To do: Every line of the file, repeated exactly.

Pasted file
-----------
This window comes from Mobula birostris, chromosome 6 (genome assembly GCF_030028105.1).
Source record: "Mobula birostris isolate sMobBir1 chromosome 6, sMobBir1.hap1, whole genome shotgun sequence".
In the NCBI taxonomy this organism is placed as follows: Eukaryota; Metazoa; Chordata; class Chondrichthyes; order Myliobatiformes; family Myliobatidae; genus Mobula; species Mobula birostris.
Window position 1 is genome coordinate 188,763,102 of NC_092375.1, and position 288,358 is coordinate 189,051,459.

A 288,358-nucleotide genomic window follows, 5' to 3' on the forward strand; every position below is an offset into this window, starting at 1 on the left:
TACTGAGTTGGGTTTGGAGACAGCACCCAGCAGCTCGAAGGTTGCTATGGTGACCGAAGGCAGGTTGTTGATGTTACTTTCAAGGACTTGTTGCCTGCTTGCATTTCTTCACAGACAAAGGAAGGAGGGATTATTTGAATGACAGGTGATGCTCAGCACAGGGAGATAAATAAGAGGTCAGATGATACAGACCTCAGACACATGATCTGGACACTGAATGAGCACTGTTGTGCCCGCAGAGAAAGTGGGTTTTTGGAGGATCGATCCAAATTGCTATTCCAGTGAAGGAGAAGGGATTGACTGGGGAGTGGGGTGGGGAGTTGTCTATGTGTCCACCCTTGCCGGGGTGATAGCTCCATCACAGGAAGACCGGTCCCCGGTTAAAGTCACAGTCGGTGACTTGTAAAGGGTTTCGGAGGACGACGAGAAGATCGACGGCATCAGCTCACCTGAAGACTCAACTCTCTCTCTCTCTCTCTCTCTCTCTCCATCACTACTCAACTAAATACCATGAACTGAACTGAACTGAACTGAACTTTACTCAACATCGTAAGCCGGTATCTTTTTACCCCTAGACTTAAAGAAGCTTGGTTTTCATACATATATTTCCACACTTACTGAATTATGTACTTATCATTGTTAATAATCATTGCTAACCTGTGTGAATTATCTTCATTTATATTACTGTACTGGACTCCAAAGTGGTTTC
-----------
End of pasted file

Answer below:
This window comes from Mobula birostris, chromosome 6 (genome assembly GCF_030028105.1).
Source record: "Mobula birostris isolate sMobBir1 chromosome 6, sMobBir1.hap1, whole genome shotgun sequence".
In the NCBI taxonomy this organism is placed as follows: Eukaryota; Metazoa; Chordata; class Chondrichthyes; order Myliobatiformes; family Myliobatidae; genus Mobula; species Mobula birostris.
Window position 1 is genome coordinate 188,763,102 of NC_092375.1, and position 288,358 is coordinate 189,051,459.

A 288,358-nucleotide genomic window follows, 5' to 3' on the forward strand; every position below is an offset into this window, starting at 1 on the left:
TACTGAGTTGGGTTTGGAGACAGCACCCAGCAGCTCGAAGGTTGCTATGGTGACCGAAGGCAGGTTGTTGATGTTACTTTCAAGGACTTGTTGCCTGCTTGCATTTCTTCACAGACAAAGGAAGGAGGGATTATTTGAATGACAGGTGATGCTCAGCACAGGGAGATAAATAAGAGGTCAGATGATACAGACCTCAGACACATGATCTGGACACTGAATGAGCACTGTTGTGCCCGCAGAGAAAGTGGGTTTTTGGAGGATCGATCCAAATTGCTATTCCAGTGAAGGAGAAGGGATTGACTGGGGAGTGGGGTGGGGAGTTGTCTATGTGTCCACCCTTGCCGGGGTGATAGCTCCATCACAGGAAGACCGGTCCCCGGTTAAAGTCACAGTCGGTGACTTGTAAAGGGTTTCGGAGGACGACGAGAAGATCGACGGCATCAGCTCACCTGAAGACTCAACTCTCTCTCTCTCTCTCTCTCTCTCTCCATCACTACTCAACTAAATACCATGAACTGAACTGAACTGAACTGAACTTTACTCAACATCGTAAGCCGGTATCTTTTTACCCCTAGACTTAAAGAAGCTTGGTTTTCATACATATATTTCCACACTTACTGAATTATGTACTTATCATTGTTAATAATCATTGCTAACCTGTGTGAATTATCTTCATTTATATTACTGTACTGGACTCCAAAGTGGTTTC